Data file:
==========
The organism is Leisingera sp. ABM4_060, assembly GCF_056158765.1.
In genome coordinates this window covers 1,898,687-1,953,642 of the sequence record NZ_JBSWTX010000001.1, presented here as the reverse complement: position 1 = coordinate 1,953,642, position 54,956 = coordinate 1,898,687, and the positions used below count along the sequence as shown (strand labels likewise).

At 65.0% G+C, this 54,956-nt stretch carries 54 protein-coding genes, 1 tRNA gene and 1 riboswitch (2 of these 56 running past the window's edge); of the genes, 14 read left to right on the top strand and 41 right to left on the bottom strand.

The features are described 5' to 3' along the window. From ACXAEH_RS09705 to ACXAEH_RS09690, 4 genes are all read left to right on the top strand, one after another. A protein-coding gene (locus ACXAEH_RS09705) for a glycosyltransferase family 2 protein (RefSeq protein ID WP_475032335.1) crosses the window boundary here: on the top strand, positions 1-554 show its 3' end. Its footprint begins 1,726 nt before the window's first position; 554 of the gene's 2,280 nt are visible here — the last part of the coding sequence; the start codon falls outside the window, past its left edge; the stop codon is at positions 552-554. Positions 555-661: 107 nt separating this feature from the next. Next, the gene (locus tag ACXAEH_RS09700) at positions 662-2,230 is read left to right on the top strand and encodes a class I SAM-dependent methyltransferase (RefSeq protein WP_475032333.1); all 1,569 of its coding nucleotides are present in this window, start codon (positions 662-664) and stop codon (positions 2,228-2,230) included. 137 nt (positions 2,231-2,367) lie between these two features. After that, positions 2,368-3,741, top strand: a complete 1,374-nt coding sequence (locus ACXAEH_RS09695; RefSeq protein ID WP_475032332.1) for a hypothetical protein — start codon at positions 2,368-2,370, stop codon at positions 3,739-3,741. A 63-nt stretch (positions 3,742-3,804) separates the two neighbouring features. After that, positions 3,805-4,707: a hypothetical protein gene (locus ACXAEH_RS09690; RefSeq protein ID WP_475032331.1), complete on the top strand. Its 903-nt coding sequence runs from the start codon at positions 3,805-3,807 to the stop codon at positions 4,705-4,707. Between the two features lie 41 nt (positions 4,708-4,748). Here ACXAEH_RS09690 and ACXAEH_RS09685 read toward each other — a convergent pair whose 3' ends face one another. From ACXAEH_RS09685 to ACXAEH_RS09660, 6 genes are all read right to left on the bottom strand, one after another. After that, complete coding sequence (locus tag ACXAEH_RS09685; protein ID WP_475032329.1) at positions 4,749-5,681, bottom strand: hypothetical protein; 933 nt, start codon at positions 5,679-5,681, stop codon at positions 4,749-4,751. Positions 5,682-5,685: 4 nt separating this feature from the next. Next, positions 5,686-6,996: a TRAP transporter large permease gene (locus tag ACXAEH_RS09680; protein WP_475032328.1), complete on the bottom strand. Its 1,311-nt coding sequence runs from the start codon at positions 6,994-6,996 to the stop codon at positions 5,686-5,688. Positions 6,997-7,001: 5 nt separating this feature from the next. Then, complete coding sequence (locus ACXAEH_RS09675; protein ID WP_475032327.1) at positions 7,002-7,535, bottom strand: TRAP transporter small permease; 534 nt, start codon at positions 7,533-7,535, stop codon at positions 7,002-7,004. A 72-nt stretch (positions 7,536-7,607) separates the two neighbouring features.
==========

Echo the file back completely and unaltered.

The organism is Leisingera sp. ABM4_060, assembly GCF_056158765.1.
In genome coordinates this window covers 1,898,687-1,953,642 of the sequence record NZ_JBSWTX010000001.1, presented here as the reverse complement: position 1 = coordinate 1,953,642, position 54,956 = coordinate 1,898,687, and the positions used below count along the sequence as shown (strand labels likewise).

At 65.0% G+C, this 54,956-nt stretch carries 54 protein-coding genes, 1 tRNA gene and 1 riboswitch (2 of these 56 running past the window's edge); of the genes, 14 read left to right on the top strand and 41 right to left on the bottom strand.

The features are described 5' to 3' along the window. From ACXAEH_RS09705 to ACXAEH_RS09690, 4 genes are all read left to right on the top strand, one after another. A protein-coding gene (locus ACXAEH_RS09705) for a glycosyltransferase family 2 protein (RefSeq protein ID WP_475032335.1) crosses the window boundary here: on the top strand, positions 1-554 show its 3' end. Its footprint begins 1,726 nt before the window's first position; 554 of the gene's 2,280 nt are visible here — the last part of the coding sequence; the start codon falls outside the window, past its left edge; the stop codon is at positions 552-554. Positions 555-661: 107 nt separating this feature from the next. Next, the gene (locus tag ACXAEH_RS09700) at positions 662-2,230 is read left to right on the top strand and encodes a class I SAM-dependent methyltransferase (RefSeq protein WP_475032333.1); all 1,569 of its coding nucleotides are present in this window, start codon (positions 662-664) and stop codon (positions 2,228-2,230) included. 137 nt (positions 2,231-2,367) lie between these two features. After that, positions 2,368-3,741, top strand: a complete 1,374-nt coding sequence (locus ACXAEH_RS09695; RefSeq protein ID WP_475032332.1) for a hypothetical protein — start codon at positions 2,368-2,370, stop codon at positions 3,739-3,741. A 63-nt stretch (positions 3,742-3,804) separates the two neighbouring features. After that, positions 3,805-4,707: a hypothetical protein gene (locus ACXAEH_RS09690; RefSeq protein ID WP_475032331.1), complete on the top strand. Its 903-nt coding sequence runs from the start codon at positions 3,805-3,807 to the stop codon at positions 4,705-4,707. Between the two features lie 41 nt (positions 4,708-4,748). Here ACXAEH_RS09690 and ACXAEH_RS09685 read toward each other — a convergent pair whose 3' ends face one another. From ACXAEH_RS09685 to ACXAEH_RS09660, 6 genes are all read right to left on the bottom strand, one after another. After that, complete coding sequence (locus tag ACXAEH_RS09685; protein ID WP_475032329.1) at positions 4,749-5,681, bottom strand: hypothetical protein; 933 nt, start codon at positions 5,679-5,681, stop codon at positions 4,749-4,751. Positions 5,682-5,685: 4 nt separating this feature from the next. Next, positions 5,686-6,996: a TRAP transporter large permease gene (locus tag ACXAEH_RS09680; protein WP_475032328.1), complete on the bottom strand. Its 1,311-nt coding sequence runs from the start codon at positions 6,994-6,996 to the stop codon at positions 5,686-5,688. Positions 6,997-7,001: 5 nt separating this feature from the next. Then, complete coding sequence (locus ACXAEH_RS09675; protein ID WP_475032327.1) at positions 7,002-7,535, bottom strand: TRAP transporter small permease; 534 nt, start codon at positions 7,533-7,535, stop codon at positions 7,002-7,004. A 72-nt stretch (positions 7,536-7,607) separates the two neighbouring features.